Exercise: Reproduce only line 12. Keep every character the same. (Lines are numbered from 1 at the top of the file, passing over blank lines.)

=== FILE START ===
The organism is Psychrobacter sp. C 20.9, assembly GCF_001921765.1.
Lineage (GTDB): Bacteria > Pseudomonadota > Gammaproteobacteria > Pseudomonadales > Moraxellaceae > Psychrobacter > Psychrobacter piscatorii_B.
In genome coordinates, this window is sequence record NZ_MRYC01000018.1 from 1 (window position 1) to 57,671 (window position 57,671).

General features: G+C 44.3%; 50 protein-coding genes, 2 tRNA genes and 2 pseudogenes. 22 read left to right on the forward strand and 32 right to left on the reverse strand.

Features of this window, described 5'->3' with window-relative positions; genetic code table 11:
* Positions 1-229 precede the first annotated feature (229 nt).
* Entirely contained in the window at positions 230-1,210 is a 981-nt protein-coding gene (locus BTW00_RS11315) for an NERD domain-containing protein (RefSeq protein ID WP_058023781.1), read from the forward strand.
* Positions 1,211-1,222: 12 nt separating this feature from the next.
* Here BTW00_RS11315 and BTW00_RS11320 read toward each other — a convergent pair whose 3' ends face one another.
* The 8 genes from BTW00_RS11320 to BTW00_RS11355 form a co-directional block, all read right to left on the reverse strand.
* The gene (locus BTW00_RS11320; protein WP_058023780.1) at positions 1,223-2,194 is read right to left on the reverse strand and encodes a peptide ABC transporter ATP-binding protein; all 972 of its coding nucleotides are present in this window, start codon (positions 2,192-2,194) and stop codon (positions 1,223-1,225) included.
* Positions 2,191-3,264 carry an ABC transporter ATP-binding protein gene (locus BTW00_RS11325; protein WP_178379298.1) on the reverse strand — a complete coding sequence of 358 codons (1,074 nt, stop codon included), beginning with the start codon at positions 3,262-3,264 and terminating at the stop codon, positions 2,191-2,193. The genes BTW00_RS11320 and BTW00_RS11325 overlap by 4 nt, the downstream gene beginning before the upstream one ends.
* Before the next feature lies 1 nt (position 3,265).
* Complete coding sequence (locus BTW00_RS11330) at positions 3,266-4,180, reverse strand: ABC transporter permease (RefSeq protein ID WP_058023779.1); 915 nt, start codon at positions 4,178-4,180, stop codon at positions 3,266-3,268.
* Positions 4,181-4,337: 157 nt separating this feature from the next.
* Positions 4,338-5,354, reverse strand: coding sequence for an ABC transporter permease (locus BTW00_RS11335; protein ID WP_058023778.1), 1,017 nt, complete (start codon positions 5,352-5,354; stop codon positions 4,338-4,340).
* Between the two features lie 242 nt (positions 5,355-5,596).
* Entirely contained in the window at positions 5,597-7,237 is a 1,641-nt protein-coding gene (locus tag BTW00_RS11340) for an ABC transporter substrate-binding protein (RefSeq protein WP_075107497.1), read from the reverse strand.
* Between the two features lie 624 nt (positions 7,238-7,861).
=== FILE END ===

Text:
* Positions 2,191-3,264 carry an ABC transporter ATP-binding protein gene (locus BTW00_RS11325; protein WP_178379298.1) on the reverse strand — a complete coding sequence of 358 codons (1,074 nt, stop codon included), beginning with the start codon at positions 3,262-3,264 and terminating at the stop codon, positions 2,191-2,193. The genes BTW00_RS11320 and BTW00_RS11325 overlap by 4 nt, the downstream gene beginning before the upstream one ends.